Plus, it's as close as we can come to peeking inside a royal love nest. Yes, we're going to take you to the island where Prince William and Kate Middleton are living a quiet life, away from the spotlight.


MALVEAUX: Another search for debris after a plane crash. Brian Todd is monitoring some of the other top stories in THE SITUATION ROOM right now.

Brian, what do we know about this?

BRIAN TODD, CNN CORRESPONDENT: This was that mysterious crash last year on that plane from Rio to Paris, Suzanne. French officials now say they'll try for a fourth time to find important pieces of debris from that Air France plane crash that crashed in the Atlantic last year, killing all 228 people on board.

Flight 447 bound from Rio De Janeiro -- De Janeiro, excuse me -- to Paris mysteriously crashed in June 2009. Large parts of the plane, including both flight recorders, have never been found. The new search will begin in February. Saudi Arabia is announcing dozens of terror arrests. A spokesman for the interior ministry says 149 people from 19 active terror cells have been taken into custody over the last eight months. The suspects are accused of plotting to kill Saudi government officials, security forces, and people working in the media.

Four hundred thousand children are killed each year by secondhand smoke. That's just one of the stunning statistics in a new report on smoking. The World Health Organization says one out of every 100 people around the world die from secondhand smoke each year, and there's a tobacco-related death every six seconds. It calls smoking one of the biggest health threats the world has ever faced.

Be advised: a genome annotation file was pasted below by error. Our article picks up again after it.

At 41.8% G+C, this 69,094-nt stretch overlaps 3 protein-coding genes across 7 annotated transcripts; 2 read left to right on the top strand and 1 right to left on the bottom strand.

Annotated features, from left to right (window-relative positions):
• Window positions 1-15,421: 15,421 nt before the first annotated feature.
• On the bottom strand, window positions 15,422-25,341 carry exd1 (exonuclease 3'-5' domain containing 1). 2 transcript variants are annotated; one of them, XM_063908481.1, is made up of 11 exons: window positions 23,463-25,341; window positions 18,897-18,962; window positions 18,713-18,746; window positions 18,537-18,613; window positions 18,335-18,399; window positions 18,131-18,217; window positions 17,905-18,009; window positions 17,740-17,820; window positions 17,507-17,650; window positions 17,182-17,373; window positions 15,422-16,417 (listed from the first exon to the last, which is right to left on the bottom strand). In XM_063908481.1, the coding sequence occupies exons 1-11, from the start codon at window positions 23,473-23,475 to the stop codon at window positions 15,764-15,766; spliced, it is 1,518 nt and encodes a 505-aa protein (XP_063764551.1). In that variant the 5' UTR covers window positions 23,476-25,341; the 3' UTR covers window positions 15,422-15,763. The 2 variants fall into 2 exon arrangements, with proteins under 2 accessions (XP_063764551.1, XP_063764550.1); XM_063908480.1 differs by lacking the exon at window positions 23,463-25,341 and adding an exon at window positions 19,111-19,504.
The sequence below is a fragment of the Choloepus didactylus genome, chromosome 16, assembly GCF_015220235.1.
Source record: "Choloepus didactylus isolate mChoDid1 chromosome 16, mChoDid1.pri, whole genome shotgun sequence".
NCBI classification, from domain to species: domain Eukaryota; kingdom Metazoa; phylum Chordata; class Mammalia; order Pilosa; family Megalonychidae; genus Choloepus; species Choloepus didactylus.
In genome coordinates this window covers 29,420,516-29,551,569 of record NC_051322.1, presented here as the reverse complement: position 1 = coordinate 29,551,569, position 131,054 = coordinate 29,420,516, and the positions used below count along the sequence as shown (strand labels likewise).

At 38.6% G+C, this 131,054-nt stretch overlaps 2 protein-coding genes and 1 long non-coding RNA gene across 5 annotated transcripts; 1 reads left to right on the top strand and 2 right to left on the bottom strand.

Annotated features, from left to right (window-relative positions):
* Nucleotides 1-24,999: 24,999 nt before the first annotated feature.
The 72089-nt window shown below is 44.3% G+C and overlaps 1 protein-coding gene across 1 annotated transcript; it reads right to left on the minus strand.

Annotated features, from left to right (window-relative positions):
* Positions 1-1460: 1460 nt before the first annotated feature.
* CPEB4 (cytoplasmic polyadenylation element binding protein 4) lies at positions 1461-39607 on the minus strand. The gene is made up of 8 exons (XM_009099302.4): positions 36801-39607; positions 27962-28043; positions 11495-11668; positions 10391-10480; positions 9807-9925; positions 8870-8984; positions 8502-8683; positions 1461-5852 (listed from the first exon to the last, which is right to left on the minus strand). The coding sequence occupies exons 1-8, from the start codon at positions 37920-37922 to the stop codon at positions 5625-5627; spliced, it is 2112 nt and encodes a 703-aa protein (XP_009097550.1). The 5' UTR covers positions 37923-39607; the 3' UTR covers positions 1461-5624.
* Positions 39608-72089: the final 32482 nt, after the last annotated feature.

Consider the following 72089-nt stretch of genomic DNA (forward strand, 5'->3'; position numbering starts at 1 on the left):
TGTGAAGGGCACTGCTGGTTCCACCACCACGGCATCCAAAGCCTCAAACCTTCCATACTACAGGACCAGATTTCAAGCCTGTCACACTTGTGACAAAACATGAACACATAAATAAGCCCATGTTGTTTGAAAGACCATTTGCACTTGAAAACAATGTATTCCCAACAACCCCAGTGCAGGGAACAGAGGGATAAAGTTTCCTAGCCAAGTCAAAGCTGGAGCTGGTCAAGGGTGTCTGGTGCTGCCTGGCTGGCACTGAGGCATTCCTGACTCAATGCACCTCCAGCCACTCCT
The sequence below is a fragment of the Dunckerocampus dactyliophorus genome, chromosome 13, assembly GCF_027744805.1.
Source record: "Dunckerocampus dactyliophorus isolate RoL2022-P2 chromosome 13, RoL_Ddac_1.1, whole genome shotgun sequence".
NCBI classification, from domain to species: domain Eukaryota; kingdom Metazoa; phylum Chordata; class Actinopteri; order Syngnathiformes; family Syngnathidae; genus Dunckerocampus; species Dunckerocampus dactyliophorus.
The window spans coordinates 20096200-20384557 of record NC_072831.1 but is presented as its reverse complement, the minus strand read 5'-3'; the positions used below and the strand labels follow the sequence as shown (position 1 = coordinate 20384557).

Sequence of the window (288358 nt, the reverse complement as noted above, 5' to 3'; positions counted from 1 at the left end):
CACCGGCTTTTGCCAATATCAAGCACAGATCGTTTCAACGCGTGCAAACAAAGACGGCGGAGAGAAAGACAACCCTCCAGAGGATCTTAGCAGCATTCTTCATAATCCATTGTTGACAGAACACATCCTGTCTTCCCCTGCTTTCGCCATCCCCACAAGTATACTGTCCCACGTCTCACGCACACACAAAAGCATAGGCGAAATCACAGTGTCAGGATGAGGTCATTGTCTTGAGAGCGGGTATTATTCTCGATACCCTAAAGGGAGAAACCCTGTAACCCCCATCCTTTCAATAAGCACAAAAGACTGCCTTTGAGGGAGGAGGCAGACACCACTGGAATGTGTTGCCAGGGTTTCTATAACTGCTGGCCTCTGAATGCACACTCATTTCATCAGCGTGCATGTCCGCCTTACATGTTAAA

Animal control officials in Palm Beach County, Florida, are warning people to stay away from otters after three people were bitten in separate incidents. One of them was caught on tape. Take a look.





TODD: Officials say it is unusual for otters to attack people unless it's a mother is protecting her pups or if the animal has rabies. Hard to tell in that video, Suzanne, if it was one or the other. I didn't -- I looked at the video a little bit before this; couldn't tell whether that was -- whether there were young animals anywhere near that otter and whether...


TODD: ... that otter was protecting pups or whether it might have been rabid. But it went after that kid just like that.

MALVEAUX: Really scared, yes.

TODD: He was terrified.

MALVEAUX: Glad he's OK. All right, thanks, Brian.

It's a royal retreat far from the spotlight where Prince William and Kate Middleton are living as close to a normal life as possible. We're going to take you there.

Plus, how their wedding could make TV history. Details of what British networks are thinking about doing.


MALVEAUX: Some day they'll likely live in opulence in Buckingham Palace as king and queen. But right now, Britain's Prince William and his fiancee, Kate Middleton, are living quietly in very different circumstances. Our CNN senior international correspondent, Dan Rivers, takes us there.


DAN RIVERS, CNN CORRESPONDENT (voice-over): This green, luminous island, framed by white mountains, is about as far as Prince William can get from the glare of publicity that's surrounded some of his life. Until now, Anglesey has been a very quiet corner of the UK, a small island off the north coast of Wales where solitude is in great supply.